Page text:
On March 10, 2021, Bloomberg released a story claiming an international hacker collective, APT-69420 had broken into a network of 150,000 surveillance cameras. The cameras were installed in various facilities, including prisons, hospitals and warehouses. A Swiss hacker from the collective, Tillie Kottman, claimed to have accessed the cloud-based company Verkada’s live video feeds by hacking a “superuser” account—an account with virtually unlimited privileges and ownership of a system.
“The whole idea of having ‘global admin access’ for your customer support team to access all of your customers’ accounts is insane,” stated Mishit Patel, Head of Technology at Genea. “Let your customer decide who can have access to their system.”
The hack not only jeopardized the security of Verkada’s clients but Verkada itself.
CDW Corp. initially removed Verkada cameras from their e-commerce store. At the time, Conor Healy, government director at IPVM, a video surveillance industry research firm, commented on the incident.
“CDW is one of, if not the largest, Verkada partner and a top means for selling to end-users, so losing CDW would be a material problem for Verkada,” Healy said.
Luckily for Verkada, the removal only lasted a day. But the hack provided a sobering reminder that access control networks are far from ironclad, and a compromised superuser account could cripple a business.
Minimize Access Control Vulnerability: Drink Your POLP
There are ways property teams can reduce the risk of cyberattacks.
The Principle of Least Privilege (POLP) is one example. “POLP” may sound like the floaty stuff found in Florida orange juice. However, not unlike the vitamin-rich drink, POLP is essential for maintaining health…of access control security, that is.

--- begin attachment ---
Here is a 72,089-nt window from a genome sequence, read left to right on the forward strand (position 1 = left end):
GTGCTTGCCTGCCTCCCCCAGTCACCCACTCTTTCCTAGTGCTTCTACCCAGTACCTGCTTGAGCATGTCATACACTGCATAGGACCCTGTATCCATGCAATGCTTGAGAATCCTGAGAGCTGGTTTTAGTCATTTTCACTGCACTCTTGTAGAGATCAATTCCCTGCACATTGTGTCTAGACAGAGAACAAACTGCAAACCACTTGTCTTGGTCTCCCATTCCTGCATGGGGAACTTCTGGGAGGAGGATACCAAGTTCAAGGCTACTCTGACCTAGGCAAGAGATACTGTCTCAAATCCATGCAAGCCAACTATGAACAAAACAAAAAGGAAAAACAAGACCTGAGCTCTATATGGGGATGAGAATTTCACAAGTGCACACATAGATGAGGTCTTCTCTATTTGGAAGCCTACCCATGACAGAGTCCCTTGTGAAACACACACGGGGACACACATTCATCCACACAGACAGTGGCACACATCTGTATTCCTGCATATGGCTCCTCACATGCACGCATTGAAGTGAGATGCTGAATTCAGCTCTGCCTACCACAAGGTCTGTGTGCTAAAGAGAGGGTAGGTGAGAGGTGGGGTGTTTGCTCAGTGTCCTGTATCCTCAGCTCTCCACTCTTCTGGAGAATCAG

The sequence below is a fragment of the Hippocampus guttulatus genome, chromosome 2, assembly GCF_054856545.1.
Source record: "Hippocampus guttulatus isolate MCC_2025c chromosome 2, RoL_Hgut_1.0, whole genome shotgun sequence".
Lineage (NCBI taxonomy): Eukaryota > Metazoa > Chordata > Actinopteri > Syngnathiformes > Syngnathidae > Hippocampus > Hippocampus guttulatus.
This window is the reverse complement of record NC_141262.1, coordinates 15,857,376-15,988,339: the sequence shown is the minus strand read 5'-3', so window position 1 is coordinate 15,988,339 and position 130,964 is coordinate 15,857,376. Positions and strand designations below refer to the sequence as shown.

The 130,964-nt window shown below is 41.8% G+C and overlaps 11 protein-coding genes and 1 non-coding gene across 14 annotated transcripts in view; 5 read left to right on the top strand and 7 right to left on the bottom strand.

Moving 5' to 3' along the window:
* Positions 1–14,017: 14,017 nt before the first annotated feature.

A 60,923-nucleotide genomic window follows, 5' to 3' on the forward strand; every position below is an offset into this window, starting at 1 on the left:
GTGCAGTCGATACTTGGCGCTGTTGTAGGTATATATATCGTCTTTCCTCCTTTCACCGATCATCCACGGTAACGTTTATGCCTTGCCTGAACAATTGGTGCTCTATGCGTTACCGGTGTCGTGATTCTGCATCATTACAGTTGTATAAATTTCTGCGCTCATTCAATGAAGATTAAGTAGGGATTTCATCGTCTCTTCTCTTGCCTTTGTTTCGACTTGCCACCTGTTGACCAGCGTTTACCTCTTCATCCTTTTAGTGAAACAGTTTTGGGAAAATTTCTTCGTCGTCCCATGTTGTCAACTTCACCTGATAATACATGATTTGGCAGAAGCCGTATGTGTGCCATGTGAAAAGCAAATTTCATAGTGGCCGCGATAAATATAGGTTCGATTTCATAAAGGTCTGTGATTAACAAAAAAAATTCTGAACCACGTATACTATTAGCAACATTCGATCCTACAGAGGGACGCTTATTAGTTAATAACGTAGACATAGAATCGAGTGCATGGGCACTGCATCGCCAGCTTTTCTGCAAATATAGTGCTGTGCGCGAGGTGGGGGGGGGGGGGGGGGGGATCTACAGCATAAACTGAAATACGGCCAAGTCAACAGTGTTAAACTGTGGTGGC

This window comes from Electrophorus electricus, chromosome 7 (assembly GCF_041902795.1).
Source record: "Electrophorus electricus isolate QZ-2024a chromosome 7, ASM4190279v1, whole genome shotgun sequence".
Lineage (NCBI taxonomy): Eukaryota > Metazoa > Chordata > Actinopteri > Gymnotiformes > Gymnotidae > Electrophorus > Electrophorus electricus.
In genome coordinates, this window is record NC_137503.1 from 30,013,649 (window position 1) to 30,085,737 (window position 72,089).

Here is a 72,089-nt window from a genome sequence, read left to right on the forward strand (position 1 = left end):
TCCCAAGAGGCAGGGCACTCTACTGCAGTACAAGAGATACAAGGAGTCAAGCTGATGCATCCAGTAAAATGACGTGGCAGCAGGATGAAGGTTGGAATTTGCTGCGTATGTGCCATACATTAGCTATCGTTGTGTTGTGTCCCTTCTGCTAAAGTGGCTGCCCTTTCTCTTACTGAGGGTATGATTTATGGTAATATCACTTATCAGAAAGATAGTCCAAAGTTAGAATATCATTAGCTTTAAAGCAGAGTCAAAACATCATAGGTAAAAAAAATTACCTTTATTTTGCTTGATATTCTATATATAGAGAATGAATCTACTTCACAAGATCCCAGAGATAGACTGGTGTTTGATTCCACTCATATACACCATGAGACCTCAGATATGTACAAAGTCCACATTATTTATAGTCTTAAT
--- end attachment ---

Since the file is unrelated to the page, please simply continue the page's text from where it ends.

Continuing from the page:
The Principle of Least Privilege is the philosophy of limiting user permissions. Users are only permitted to read, write or execute the files and resources essential to work activities they must perform.
But why is POLP important for a healthy access control system?
In the Off-Ice Building Tower, the freezer manufacturer Polar Penguin employs many different levels of employees. Some employees only need access to the “Igloo”— the main office area. Others need access to file rooms, executive suites, and walk-in-freezers. Under POLP only frequent users of these “high security” areas should be given access credentials. The more employees Polar Penguin distributes these high-level credentials to, the more vulnerable their system becomes. If compromised, superuser accounts, like the one used in the Verkada hack, expose companies to a tremendous security risk.
How to Implement POLP
- Conduct frequent privilege audits. Check all user accounts to ensure they only have the necessary permissions to perform their work.
- Start all accounts with the lowest privileges possible.
- Compartmentalize your privileges. Separate administrative accounts from standard and executive accounts.
- Use one-time credentials. Monitor, automatically audit, and track user actions.
- Use time-restriction features. Cloud-based access control grants the flexibility to control when and where credentials are accepted. Genea’s Safe Workplace features a questionnaire. Developed for COVID-19 purposes, the feature restricts an employee from accessing the office until they complete a health survey. Such technology could be used to limit access or create customizable time-restricted access.
For companies undeterred from using superuser accounts, Patel strongly recommends implementing two-factor authentication (2FA).
“If Verkada’s ‘global admin access’ account had required 2FA, (the system) would have blocked the hacker or made it extremely difficult to access Verkada’s customers’ accounts,” Patel stated.
While Verkada’s CEO Filip Kaliszan confirmed that the company revoked their global admin access to cameras, only time will tell the magnitude of fallout due to the security oversight.
Interested in enhancing the security of your business premise? Schedule a demo today to learn more about Genea’s building access control system.